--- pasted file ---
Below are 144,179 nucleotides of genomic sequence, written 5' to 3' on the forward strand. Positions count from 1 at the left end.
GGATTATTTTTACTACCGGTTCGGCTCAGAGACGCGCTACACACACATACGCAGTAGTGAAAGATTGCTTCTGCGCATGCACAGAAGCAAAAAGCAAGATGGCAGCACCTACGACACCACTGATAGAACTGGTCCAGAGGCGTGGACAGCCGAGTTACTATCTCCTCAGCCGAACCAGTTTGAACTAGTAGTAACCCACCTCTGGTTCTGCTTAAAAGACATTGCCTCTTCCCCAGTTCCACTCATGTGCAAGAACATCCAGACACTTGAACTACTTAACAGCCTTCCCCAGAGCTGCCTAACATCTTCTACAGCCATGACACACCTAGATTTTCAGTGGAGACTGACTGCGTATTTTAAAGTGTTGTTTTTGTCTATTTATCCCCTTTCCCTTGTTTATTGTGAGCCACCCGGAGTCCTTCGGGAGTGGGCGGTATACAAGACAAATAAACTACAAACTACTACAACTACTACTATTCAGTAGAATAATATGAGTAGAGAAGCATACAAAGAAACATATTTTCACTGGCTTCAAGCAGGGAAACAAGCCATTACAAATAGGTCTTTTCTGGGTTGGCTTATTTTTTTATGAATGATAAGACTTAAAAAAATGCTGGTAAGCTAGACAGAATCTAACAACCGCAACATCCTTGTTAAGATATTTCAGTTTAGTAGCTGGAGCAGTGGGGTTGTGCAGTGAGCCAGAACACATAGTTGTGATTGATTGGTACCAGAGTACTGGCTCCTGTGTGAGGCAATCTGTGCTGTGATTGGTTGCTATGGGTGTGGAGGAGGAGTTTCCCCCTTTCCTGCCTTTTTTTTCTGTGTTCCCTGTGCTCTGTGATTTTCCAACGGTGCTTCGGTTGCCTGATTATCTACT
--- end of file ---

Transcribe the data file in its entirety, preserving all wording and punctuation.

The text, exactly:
Below are 144,179 nucleotides of genomic sequence, written 5' to 3' on the forward strand. Positions count from 1 at the left end.
GGATTATTTTTACTACCGGTTCGGCTCAGAGACGCGCTACACACACATACGCAGTAGTGAAAGATTGCTTCTGCGCATGCACAGAAGCAAAAAGCAAGATGGCAGCACCTACGACACCACTGATAGAACTGGTCCAGAGGCGTGGACAGCCGAGTTACTATCTCCTCAGCCGAACCAGTTTGAACTAGTAGTAACCCACCTCTGGTTCTGCTTAAAAGACATTGCCTCTTCCCCAGTTCCACTCATGTGCAAGAACATCCAGACACTTGAACTACTTAACAGCCTTCCCCAGAGCTGCCTAACATCTTCTACAGCCATGACACACCTAGATTTTCAGTGGAGACTGACTGCGTATTTTAAAGTGTTGTTTTTGTCTATTTATCCCCTTTCCCTTGTTTATTGTGAGCCACCCGGAGTCCTTCGGGAGTGGGCGGTATACAAGACAAATAAACTACAAACTACTACAACTACTACTATTCAGTAGAATAATATGAGTAGAGAAGCATACAAAGAAACATATTTTCACTGGCTTCAAGCAGGGAAACAAGCCATTACAAATAGGTCTTTTCTGGGTTGGCTTATTTTTTTATGAATGATAAGACTTAAAAAAATGCTGGTAAGCTAGACAGAATCTAACAACCGCAACATCCTTGTTAAGATATTTCAGTTTAGTAGCTGGAGCAGTGGGGTTGTGCAGTGAGCCAGAACACATAGTTGTGATTGATTGGTACCAGAGTACTGGCTCCTGTGTGAGGCAATCTGTGCTGTGATTGGTTGCTATGGGTGTGGAGGAGGAGTTTCCCCCTTTCCTGCCTTTTTTTTCTGTGTTCCCTGTGCTCTGTGATTTTCCAACGGTGCTTCGGTTGCCTGATTATCTACT